Thousands of hearts were displayed at a climate change rally hosted by Sustainabiliteens at the Vancouver Art Gallery in Vancouver, British Columbia on October 25, 2019. Photograph:( AFP )
The report, which was published on Tuesday also claimed that the destruction of nature may be slowed, and even reversed through conservation efforts
A new United Nations report claims that governments across the world have failed to conform to their pledges made a decade a go to protect wildlife.
The report, which was published on Tuesday also claimed that the destruction of nature may be slowed, and even reversed through conservation efforts.
Besides bringing to the light the inaction of world governments, the report also suggested changes to at least delay, if not stop climate change.
The changes were suggested in sectors like farming and urban planning, which could help save a million species.
Later this month, countries are going to meet for a UN summit on biodiversity, and may build upon this report to trigger future action.
The report added that making commitments are not enough, and that action on those commitments is pertinent to saving wildlife across the globe.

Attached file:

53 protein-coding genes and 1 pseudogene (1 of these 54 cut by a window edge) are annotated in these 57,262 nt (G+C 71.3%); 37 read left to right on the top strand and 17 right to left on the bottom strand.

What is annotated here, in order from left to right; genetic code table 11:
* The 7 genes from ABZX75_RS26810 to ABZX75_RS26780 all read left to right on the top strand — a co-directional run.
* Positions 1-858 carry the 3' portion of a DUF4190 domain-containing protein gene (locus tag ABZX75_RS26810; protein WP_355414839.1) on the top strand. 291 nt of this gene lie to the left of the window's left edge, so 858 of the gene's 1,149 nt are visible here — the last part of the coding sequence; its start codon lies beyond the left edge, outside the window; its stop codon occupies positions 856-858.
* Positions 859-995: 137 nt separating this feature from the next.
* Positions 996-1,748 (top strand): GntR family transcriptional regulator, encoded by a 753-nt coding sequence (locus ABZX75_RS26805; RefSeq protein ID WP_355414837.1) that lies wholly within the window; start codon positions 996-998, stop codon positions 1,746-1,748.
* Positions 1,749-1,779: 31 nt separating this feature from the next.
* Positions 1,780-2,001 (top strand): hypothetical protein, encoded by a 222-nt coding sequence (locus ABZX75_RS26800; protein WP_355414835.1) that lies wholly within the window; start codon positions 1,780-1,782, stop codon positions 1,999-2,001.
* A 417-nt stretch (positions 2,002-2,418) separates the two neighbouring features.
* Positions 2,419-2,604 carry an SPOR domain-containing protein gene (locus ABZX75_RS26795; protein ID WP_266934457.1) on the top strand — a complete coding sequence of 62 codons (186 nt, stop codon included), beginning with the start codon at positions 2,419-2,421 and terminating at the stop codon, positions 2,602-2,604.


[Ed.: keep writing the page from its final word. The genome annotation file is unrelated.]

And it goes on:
Before countries meet next year in China for a new wildlife pact, the UN has asked governments to set aside 30 per cent of the planet’s land and sea areas for conservation.
As of now, only 17 per cent of the world’s land receive protection. To survive, the world needs to protect 30 per cent resources.
The report also pointed to improvements in conservation. For instance, the Japanese crested ibis, which had almost vanished, recently started to produce chicks in the wild. Conservationists had released captive-bred birds, which may have facilitated this resurgence.
If it weren’t for conservation efforts, the number of bird and mammal extinctions would have been twice as high during the last decade.
The report also taken into account the effects of COVID-19 pandemic, and the impact of industrial society on the natural world.
The virus emanated from an animal, and could open up risks of more such pandemics jumping from animals.